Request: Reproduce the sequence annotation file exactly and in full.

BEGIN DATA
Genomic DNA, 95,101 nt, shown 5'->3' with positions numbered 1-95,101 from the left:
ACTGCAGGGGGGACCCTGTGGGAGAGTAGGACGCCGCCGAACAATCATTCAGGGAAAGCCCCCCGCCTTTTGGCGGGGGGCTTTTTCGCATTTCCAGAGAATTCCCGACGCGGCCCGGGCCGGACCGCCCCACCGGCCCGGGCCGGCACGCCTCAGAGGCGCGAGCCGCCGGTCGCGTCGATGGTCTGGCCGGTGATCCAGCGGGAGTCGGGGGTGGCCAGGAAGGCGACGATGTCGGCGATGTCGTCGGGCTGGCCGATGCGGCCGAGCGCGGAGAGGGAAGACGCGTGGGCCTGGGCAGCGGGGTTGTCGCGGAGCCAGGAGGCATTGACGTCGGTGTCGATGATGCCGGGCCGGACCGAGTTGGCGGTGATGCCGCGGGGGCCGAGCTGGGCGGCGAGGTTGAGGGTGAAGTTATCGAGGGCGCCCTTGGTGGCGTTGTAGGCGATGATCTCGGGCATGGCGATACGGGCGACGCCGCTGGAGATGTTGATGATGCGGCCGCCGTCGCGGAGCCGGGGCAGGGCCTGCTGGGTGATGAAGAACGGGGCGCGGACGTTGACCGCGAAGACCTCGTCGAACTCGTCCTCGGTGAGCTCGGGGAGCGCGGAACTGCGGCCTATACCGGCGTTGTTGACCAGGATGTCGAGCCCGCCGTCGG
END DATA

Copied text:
Genomic DNA, 95,101 nt, shown 5'->3' with positions numbered 1-95,101 from the left:
ACTGCAGGGGGGACCCTGTGGGAGAGTAGGACGCCGCCGAACAATCATTCAGGGAAAGCCCCCCGCCTTTTGGCGGGGGGCTTTTTCGCATTTCCAGAGAATTCCCGACGCGGCCCGGGCCGGACCGCCCCACCGGCCCGGGCCGGCACGCCTCAGAGGCGCGAGCCGCCGGTCGCGTCGATGGTCTGGCCGGTGATCCAGCGGGAGTCGGGGGTGGCCAGGAAGGCGACGATGTCGGCGATGTCGTCGGGCTGGCCGATGCGGCCGAGCGCGGAGAGGGAAGACGCGTGGGCCTGGGCAGCGGGGTTGTCGCGGAGCCAGGAGGCATTGACGTCGGTGTCGATGATGCCGGGCCGGACCGAGTTGGCGGTGATGCCGCGGGGGCCGAGCTGGGCGGCGAGGTTGAGGGTGAAGTTATCGAGGGCGCCCTTGGTGGCGTTGTAGGCGATGATCTCGGGCATGGCGATACGGGCGACGCCGCTGGAGATGTTGATGATGCGGCCGCCGTCGCGGAGCCGGGGCAGGGCCTGCTGGGTGATGAAGAACGGGGCGCGGACGTTGACCGCGAAGACCTCGTCGAACTCGTCCTCGGTGAGCTCGGGGAGCGCGGAACTGCGGCCTATACCGGCGTTGTTGACCAGGATGTCGAGCCCGCCGTCGG